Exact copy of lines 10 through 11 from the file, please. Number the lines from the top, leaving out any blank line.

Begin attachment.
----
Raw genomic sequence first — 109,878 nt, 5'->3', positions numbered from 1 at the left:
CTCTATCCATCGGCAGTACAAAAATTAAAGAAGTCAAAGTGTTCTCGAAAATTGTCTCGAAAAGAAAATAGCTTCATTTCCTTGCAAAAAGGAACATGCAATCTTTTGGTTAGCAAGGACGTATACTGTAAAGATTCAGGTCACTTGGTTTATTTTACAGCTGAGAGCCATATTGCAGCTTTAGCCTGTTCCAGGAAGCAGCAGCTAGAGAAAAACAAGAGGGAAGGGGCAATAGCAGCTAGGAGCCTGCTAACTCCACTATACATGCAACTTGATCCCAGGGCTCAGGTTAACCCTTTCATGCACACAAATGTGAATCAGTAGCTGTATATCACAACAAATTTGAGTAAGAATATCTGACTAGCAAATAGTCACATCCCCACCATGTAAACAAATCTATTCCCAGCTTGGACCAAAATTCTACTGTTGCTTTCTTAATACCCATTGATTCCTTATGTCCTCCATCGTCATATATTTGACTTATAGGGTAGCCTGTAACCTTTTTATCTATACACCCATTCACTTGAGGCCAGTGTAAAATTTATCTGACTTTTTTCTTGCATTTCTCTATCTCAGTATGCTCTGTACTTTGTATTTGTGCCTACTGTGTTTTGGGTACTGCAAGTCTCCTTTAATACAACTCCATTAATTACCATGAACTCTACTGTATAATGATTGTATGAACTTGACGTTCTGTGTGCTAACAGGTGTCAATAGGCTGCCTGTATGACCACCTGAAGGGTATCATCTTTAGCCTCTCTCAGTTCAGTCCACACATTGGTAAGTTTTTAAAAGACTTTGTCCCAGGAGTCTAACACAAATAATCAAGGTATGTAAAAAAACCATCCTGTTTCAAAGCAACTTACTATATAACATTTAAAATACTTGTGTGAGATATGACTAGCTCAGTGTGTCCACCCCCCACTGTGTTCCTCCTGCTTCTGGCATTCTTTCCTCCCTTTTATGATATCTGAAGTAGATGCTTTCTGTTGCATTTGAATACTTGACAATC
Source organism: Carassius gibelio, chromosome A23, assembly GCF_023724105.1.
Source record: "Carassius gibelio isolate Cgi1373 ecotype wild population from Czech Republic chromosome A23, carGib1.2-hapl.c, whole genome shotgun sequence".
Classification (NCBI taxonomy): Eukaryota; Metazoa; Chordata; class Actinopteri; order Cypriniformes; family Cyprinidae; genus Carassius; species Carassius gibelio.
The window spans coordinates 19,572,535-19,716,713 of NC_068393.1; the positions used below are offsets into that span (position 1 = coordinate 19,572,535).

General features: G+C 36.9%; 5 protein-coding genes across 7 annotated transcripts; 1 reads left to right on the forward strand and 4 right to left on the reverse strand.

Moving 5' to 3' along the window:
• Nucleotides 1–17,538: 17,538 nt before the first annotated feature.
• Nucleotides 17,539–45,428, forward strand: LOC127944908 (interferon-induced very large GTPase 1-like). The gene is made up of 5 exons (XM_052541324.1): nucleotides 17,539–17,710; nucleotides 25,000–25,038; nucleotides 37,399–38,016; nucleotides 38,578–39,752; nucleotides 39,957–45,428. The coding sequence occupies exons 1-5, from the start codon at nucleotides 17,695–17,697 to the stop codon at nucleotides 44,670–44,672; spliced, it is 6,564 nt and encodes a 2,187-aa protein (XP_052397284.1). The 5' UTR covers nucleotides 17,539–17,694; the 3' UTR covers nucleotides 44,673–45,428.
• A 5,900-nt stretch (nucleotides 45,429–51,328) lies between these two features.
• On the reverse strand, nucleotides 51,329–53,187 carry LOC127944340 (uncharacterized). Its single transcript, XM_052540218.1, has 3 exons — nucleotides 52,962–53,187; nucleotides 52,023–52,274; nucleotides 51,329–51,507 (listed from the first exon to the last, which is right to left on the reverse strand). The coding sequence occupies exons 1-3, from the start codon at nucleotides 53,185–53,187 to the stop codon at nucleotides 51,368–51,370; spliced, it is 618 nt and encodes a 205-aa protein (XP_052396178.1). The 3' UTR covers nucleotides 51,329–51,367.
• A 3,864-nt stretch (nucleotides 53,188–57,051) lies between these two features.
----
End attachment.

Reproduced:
• Nucleotides 17,539–45,428, forward strand: LOC127944908 (interferon-induced very large GTPase 1-like). The gene is made up of 5 exons (XM_052541324.1): nucleotides 17,539–17,710; nucleotides 25,000–25,038; nucleotides 37,399–38,016; nucleotides 38,578–39,752; nucleotides 39,957–45,428. The coding sequence occupies exons 1-5, from the start codon at nucleotides 17,695–17,697 to the stop codon at nucleotides 44,670–44,672; spliced, it is 6,564 nt and encodes a 2,187-aa protein (XP_052397284.1). The 5' UTR covers nucleotides 17,539–17,694; the 3' UTR covers nucleotides 44,673–45,428.
• A 5,900-nt stretch (nucleotides 45,429–51,328) lies between these two features.